Biennial Report, 1921-1922, pp. 56-57; Biennial Report, 1928-1930, p. 
133; Biennial Report, 1930-1932, p. 133. 

40. Voting records of the three men on immigration restriction may be 
seen in Congressional Record, January 17, 1898, p. 689; December 18, 
1912, p. 5023; February 4, 1915, p. 3078. 

Party discipline was reinforced by the geography of national 
politics. Wyoming's congressmen spent much of their time in the East, 
where sharp concern over immigration ran high. Moreover, Warren 
was greatly influenced by the views of Senator Henry Cabot Lodge, 
the pre-eminent Republican spokesman for immigration restriction 
beginning in the 1890s. Warren, for example, initially supported entry 
into the League of Nations, saying in an interview in Cheyenne in 
August, 1919, that the League offered a good chance to avoid another 
war. Back in Washington in October, under the sway of Lodge and 
mindful of the benefits of party discipline, Warren opposed American 
participation in the League. 

The only exception to this general voting pattern occurred in 1917 
when Warren and Clark, but not Mondell, voted to sustain Wilson's 
veto of the literacy test. Warren's correspondence gives no reason 
for this departure from his past behavior, but it is probable that he, 
and presumably Clark, had more pressing international issues in 
mind. An important advocate of military preparedness and a staunch 
supporter of peace, Warren feared repercussions with Japan, since 
certain provisions of the 1917 law gratuitously restated Japanese ex- 
clusion from the United States (Congressional Record, February 15, 1917,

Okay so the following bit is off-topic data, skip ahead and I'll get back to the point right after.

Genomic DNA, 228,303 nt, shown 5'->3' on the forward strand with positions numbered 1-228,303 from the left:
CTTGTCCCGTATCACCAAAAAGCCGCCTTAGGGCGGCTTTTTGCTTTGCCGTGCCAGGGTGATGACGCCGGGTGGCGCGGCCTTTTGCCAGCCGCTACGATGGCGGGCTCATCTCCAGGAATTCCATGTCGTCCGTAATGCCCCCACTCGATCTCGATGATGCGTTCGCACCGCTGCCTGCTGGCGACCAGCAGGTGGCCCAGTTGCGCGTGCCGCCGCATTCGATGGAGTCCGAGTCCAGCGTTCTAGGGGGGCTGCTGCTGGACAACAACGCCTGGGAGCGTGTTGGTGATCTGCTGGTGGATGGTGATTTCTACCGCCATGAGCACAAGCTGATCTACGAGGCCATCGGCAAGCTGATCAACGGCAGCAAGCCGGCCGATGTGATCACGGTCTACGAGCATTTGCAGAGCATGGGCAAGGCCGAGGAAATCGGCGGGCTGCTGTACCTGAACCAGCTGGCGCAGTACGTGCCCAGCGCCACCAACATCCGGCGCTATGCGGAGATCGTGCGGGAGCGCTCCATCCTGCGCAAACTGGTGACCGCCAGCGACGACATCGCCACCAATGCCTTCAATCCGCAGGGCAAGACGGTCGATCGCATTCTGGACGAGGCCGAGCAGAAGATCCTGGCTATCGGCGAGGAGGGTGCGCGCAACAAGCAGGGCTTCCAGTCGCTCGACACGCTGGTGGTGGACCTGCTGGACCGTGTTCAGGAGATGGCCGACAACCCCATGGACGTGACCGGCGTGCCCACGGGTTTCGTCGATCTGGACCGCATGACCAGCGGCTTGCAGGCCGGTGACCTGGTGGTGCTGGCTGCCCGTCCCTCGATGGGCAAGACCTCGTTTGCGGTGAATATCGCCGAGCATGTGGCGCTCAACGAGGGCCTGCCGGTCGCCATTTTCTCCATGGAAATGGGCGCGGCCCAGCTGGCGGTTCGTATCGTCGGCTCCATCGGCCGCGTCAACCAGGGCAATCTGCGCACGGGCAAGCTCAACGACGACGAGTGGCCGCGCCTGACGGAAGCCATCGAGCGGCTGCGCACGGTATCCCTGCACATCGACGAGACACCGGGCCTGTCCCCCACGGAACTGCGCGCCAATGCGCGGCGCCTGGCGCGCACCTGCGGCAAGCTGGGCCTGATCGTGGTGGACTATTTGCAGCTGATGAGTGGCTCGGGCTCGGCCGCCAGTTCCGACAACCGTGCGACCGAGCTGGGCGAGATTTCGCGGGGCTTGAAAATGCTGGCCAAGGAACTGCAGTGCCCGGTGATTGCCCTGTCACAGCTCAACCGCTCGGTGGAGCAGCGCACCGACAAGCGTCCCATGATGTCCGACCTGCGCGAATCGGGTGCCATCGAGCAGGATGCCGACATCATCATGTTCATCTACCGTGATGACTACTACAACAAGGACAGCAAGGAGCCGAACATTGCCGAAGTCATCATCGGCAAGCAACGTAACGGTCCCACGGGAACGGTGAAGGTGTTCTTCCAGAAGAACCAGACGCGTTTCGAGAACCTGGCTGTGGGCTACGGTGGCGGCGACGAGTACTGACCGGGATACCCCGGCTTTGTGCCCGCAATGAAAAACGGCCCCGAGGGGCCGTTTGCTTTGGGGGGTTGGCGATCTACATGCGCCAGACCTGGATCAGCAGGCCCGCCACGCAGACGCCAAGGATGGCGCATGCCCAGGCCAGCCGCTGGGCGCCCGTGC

p. 2629). Earlier, in 1916, Warren opposed Philippine independence for 
fear that Japan would then try to annex the islands. As late as 1924, 
Warren expressed qualms about the Immigration Act of 1924, which 
on the whole he strongly supported, because of the law's restate- 
ment, again, of Japanese exclusion at a time when the world's powers 
were attempting to limit naval armaments: Warren to P.C. Spencer, 
April 25, 1924, Warren papers; Congressional Record, February 1, 1917, 
p. 2457; Wesley Donald Bowen, "The Congressional Career of Senator 
Francis E. Warren, 1912-1920," (Master of Arts Thesis in History, 
University of Wyoming, 1949), pp. 28-31, 47-48, 56-69, 73-77, 85, 97. 

41. The increasingly restrictive nature of federal immigration legislation 
and the political difficulties in achieving it are best traced in Higham, 
Strangers in the Land. 

42. Undated clipping from Chicago Tribune in Mondell scrapbook number 
16, April, 1921-June, 1922, Mondell papers (first quote); Mondell, "My 
Story," IV, p. 781 (second quote); Casper Daily Tribune, January 21.